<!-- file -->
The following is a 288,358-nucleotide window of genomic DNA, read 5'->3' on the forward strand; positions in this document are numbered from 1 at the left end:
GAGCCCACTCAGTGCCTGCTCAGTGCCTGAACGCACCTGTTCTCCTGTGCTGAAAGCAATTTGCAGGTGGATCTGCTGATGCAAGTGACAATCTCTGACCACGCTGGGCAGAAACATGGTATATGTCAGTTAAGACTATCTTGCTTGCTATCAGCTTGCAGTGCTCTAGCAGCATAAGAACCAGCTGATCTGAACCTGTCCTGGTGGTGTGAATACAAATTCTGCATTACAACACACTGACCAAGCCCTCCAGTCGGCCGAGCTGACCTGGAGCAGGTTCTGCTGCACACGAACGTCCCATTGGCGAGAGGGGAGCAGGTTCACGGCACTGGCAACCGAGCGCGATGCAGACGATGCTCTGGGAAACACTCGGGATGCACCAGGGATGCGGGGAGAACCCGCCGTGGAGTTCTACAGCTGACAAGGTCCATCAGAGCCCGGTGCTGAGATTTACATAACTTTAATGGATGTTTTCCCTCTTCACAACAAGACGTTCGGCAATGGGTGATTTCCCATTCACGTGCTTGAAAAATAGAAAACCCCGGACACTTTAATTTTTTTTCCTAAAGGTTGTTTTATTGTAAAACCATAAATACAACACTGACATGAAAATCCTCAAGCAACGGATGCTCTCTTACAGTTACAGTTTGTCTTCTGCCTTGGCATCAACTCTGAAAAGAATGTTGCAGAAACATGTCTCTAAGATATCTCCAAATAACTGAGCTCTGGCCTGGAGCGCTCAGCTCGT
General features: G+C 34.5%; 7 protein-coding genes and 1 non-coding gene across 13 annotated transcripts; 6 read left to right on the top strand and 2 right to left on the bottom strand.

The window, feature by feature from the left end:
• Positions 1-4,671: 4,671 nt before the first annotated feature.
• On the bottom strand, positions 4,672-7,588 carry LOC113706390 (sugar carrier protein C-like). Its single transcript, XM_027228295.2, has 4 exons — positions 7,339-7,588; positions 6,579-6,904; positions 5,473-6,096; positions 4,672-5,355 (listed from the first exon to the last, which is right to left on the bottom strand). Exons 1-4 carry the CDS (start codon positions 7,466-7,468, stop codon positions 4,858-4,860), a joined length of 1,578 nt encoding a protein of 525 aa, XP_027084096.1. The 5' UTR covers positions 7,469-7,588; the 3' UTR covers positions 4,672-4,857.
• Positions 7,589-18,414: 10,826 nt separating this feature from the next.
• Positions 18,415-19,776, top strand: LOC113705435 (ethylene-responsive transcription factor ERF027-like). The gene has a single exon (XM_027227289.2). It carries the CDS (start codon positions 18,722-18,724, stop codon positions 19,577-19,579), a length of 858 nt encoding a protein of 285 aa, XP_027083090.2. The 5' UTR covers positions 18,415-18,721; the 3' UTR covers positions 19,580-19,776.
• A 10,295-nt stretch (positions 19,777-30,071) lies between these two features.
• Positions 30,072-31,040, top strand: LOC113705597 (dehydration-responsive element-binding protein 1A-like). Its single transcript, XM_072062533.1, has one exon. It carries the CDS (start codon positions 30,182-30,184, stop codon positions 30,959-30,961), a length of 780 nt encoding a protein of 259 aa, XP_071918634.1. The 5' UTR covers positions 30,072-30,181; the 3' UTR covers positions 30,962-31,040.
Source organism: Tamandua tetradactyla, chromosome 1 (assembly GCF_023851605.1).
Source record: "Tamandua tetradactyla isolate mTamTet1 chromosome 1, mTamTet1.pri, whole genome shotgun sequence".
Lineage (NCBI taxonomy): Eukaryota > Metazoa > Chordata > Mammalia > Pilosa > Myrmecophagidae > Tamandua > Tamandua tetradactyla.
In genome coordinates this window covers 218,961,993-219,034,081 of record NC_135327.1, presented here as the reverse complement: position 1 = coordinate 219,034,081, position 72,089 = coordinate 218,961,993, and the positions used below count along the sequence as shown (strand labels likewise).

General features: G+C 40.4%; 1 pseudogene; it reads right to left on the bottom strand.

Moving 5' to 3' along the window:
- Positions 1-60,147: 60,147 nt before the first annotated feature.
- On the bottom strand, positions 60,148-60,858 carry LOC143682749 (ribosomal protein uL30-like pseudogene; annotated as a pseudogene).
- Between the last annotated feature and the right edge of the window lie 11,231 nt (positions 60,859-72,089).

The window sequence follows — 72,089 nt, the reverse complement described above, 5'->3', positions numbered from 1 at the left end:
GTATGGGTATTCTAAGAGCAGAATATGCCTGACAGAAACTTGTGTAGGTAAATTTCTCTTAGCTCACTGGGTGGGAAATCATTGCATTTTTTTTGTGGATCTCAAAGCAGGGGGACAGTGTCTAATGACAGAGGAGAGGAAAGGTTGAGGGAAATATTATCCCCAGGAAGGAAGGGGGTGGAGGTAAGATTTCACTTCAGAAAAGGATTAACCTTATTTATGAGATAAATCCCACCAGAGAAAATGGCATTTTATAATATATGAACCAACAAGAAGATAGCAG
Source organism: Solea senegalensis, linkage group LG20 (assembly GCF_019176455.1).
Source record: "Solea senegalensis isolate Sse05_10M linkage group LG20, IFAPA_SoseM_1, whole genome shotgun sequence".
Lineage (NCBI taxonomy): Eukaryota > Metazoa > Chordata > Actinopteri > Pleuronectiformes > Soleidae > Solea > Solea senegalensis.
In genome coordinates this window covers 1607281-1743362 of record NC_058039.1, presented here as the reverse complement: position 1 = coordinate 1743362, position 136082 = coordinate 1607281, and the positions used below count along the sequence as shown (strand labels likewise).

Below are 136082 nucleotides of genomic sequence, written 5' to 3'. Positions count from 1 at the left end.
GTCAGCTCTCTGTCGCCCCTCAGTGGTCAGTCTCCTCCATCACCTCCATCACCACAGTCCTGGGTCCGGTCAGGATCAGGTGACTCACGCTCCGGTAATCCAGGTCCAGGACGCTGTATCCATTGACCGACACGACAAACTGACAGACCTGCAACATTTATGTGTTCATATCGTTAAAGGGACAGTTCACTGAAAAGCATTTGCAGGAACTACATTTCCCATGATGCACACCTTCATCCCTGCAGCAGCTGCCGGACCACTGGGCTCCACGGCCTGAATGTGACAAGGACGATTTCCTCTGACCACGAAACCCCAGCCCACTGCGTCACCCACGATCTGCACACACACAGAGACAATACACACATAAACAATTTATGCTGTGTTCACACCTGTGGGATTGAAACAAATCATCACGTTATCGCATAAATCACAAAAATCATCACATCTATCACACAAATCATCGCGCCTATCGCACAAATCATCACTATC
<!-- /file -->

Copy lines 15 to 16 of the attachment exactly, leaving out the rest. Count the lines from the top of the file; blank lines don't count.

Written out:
General features: G+C 40.4%; 1 pseudogene; it reads right to left on the bottom strand.

Moving 5' to 3' along the window: